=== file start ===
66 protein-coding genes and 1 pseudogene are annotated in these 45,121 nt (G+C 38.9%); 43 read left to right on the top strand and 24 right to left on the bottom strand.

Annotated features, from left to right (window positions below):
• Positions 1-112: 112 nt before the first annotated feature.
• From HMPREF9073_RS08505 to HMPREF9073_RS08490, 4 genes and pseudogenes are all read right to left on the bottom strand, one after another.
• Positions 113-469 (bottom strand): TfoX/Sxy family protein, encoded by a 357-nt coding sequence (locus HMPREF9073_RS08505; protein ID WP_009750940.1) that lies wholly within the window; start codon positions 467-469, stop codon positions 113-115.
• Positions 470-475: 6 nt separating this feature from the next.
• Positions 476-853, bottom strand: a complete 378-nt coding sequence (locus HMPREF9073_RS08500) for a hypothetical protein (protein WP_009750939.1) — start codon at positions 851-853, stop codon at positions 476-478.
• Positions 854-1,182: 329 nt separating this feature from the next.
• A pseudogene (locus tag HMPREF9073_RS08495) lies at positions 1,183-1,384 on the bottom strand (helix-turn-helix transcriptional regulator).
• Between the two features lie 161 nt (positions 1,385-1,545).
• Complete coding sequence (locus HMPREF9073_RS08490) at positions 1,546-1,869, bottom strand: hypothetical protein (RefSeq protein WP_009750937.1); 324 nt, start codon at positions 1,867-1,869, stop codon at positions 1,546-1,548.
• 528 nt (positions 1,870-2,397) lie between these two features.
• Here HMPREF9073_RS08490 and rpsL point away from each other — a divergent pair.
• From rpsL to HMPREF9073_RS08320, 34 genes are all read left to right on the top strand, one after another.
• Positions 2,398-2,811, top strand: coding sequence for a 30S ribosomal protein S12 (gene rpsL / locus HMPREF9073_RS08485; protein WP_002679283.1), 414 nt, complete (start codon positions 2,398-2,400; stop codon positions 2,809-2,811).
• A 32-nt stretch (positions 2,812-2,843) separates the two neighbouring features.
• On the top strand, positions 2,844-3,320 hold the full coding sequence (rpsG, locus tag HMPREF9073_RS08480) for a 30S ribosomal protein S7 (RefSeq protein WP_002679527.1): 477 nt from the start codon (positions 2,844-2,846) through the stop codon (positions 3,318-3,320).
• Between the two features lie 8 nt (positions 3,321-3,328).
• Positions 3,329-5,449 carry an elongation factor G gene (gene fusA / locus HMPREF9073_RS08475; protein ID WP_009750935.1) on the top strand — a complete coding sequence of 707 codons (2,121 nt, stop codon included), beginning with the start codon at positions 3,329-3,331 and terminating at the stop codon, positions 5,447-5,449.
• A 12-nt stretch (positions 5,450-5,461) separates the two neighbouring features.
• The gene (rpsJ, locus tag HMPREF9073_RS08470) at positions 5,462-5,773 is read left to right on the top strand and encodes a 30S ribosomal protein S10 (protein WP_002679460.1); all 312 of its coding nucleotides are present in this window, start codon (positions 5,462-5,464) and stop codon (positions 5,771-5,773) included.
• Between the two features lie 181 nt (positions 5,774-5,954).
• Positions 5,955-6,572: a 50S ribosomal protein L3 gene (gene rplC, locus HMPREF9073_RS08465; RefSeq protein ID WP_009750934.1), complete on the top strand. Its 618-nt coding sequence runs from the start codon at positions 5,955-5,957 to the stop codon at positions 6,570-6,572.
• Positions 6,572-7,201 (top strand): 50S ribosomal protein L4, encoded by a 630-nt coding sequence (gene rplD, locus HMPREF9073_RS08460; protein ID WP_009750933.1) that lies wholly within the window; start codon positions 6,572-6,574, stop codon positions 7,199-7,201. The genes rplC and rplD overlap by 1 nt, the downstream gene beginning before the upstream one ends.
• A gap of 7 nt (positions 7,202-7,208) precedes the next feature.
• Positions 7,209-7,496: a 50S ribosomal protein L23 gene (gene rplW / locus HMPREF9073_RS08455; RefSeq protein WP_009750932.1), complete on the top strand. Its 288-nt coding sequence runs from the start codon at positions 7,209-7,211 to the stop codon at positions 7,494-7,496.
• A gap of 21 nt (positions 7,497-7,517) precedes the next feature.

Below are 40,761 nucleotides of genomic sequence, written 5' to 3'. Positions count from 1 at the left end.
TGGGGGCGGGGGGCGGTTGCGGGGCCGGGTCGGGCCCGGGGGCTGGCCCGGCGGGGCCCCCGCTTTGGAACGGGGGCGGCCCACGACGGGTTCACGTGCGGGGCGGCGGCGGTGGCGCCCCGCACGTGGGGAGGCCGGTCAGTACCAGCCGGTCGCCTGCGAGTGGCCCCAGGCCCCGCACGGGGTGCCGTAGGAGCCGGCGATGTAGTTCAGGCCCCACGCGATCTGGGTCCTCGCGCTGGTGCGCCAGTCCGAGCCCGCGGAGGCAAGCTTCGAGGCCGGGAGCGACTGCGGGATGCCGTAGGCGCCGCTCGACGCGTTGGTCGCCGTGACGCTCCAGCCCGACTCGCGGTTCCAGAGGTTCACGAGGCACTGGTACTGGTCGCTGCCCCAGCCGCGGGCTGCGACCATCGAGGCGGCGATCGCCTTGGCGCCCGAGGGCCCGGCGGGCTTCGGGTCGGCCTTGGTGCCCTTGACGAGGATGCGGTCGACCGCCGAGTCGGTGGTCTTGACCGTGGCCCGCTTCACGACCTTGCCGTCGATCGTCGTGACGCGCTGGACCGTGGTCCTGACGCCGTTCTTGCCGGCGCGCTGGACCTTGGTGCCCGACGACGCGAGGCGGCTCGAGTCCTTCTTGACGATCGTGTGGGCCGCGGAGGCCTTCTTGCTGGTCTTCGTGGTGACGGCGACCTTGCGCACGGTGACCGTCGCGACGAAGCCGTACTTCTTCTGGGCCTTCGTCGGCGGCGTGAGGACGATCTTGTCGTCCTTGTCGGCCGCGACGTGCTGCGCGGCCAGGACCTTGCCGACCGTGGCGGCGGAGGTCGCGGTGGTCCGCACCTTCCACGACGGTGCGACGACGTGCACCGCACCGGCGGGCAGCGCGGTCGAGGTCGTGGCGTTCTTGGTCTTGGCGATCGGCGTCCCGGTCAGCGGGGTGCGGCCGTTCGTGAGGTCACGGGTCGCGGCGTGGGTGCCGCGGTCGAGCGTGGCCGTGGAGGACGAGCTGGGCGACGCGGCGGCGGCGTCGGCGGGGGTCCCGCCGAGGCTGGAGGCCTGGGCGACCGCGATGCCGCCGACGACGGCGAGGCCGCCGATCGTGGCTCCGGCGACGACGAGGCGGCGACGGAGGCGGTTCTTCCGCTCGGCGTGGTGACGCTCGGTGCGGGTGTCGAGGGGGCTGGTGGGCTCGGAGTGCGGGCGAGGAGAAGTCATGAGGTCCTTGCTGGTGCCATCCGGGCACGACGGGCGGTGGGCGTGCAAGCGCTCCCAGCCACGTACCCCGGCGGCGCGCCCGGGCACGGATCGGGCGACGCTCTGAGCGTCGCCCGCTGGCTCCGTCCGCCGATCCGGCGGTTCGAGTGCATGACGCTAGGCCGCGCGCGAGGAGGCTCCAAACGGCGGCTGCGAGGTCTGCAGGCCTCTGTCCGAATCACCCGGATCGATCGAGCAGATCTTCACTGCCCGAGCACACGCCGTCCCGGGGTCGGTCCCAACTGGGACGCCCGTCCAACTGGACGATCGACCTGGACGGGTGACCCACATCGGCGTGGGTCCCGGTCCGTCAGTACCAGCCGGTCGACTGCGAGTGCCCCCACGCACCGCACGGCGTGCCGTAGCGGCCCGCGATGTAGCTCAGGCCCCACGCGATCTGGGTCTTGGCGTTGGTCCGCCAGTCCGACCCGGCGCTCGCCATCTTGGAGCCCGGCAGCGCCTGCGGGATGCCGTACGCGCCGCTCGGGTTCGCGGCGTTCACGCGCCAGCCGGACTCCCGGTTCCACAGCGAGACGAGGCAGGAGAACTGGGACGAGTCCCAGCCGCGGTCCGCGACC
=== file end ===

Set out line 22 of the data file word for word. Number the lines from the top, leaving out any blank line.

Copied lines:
• Between the two features lie 181 nt (positions 5,774-5,954).